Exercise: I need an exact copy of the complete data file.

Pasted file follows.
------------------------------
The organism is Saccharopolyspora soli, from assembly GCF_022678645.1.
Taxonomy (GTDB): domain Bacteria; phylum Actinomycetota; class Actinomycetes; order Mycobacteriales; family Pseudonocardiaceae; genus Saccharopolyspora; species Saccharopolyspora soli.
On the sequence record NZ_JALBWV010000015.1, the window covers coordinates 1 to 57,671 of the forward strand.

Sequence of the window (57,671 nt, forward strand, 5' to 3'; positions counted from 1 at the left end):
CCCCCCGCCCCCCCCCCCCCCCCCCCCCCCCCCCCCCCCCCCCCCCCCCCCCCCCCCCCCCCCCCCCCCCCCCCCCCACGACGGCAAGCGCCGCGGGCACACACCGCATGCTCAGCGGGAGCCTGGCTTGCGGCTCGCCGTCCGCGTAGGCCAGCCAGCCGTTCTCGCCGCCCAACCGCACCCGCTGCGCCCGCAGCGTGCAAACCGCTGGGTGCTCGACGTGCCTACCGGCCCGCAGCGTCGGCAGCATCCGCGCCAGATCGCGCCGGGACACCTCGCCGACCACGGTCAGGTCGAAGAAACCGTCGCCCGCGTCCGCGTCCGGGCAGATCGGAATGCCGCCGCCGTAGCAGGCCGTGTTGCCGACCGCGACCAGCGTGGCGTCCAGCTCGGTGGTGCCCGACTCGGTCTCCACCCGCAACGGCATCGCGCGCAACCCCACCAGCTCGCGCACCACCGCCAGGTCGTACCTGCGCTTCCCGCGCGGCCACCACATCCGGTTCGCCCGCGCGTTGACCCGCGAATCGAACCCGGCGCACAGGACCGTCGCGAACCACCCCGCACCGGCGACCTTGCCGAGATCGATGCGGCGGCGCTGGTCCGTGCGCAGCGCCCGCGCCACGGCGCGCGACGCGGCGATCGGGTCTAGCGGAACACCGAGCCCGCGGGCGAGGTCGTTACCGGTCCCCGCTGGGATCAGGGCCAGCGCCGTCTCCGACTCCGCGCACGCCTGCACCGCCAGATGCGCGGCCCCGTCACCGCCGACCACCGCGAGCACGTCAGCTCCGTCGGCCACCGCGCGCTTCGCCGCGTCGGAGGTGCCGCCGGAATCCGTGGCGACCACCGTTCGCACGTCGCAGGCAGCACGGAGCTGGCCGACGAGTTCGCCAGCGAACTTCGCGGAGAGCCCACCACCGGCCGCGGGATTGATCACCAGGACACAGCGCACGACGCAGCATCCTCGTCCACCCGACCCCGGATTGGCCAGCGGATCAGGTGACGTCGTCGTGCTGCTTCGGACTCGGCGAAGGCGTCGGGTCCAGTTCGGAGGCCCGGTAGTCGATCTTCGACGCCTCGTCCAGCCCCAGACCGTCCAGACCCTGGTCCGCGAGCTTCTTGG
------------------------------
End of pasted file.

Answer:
The organism is Saccharopolyspora soli, from assembly GCF_022678645.1.
Taxonomy (GTDB): domain Bacteria; phylum Actinomycetota; class Actinomycetes; order Mycobacteriales; family Pseudonocardiaceae; genus Saccharopolyspora; species Saccharopolyspora soli.
On the sequence record NZ_JALBWV010000015.1, the window covers coordinates 1 to 57,671 of the forward strand.

Sequence of the window (57,671 nt, forward strand, 5' to 3'; positions counted from 1 at the left end):
CCCCCCGCCCCCCCCCCCCCCCCCCCCCCCCCCCCCCCCCCCCCCCCCCCCCCCCCCCCCCCCCCCCCCCCCCCCCCACGACGGCAAGCGCCGCGGGCACACACCGCATGCTCAGCGGGAGCCTGGCTTGCGGCTCGCCGTCCGCGTAGGCCAGCCAGCCGTTCTCGCCGCCCAACCGCACCCGCTGCGCCCGCAGCGTGCAAACCGCTGGGTGCTCGACGTGCCTACCGGCCCGCAGCGTCGGCAGCATCCGCGCCAGATCGCGCCGGGACACCTCGCCGACCACGGTCAGGTCGAAGAAACCGTCGCCCGCGTCCGCGTCCGGGCAGATCGGAATGCCGCCGCCGTAGCAGGCCGTGTTGCCGACCGCGACCAGCGTGGCGTCCAGCTCGGTGGTGCCCGACTCGGTCTCCACCCGCAACGGCATCGCGCGCAACCCCACCAGCTCGCGCACCACCGCCAGGTCGTACCTGCGCTTCCCGCGCGGCCACCACATCCGGTTCGCCCGCGCGTTGACCCGCGAATCGAACCCGGCGCACAGGACCGTCGCGAACCACCCCGCACCGGCGACCTTGCCGAGATCGATGCGGCGGCGCTGGTCCGTGCGCAGCGCCCGCGCCACGGCGCGCGACGCGGCGATCGGGTCTAGCGGAACACCGAGCCCGCGGGCGAGGTCGTTACCGGTCCCCGCTGGGATCAGGGCCAGCGCCGTCTCCGACTCCGCGCACGCCTGCACCGCCAGATGCGCGGCCCCGTCACCGCCGACCACCGCGAGCACGTCAGCTCCGTCGGCCACCGCGCGCTTCGCCGCGTCGGAGGTGCCGCCGGAATCCGTGGCGACCACCGTTCGCACGTCGCAGGCAGCACGGAGCTGGCCGACGAGTTCGCCAGCGAACTTCGCGGAGAGCCCACCACCGGCCGCGGGATTGATCACCAGGACACAGCGCACGACGCAGCATCCTCGTCCACCCGACCCCGGATTGGCCAGCGGATCAGGTGACGTCGTCGTGCTGCTTCGGACTCGGCGAAGGCGTCGGGTCCAGTTCGGAGGCCCGGTAGTCGATCTTCGACGCCTCGTCCAGCCCCAGACCGTCCAGACCCTGGTCCGCGAGCTTCTTGG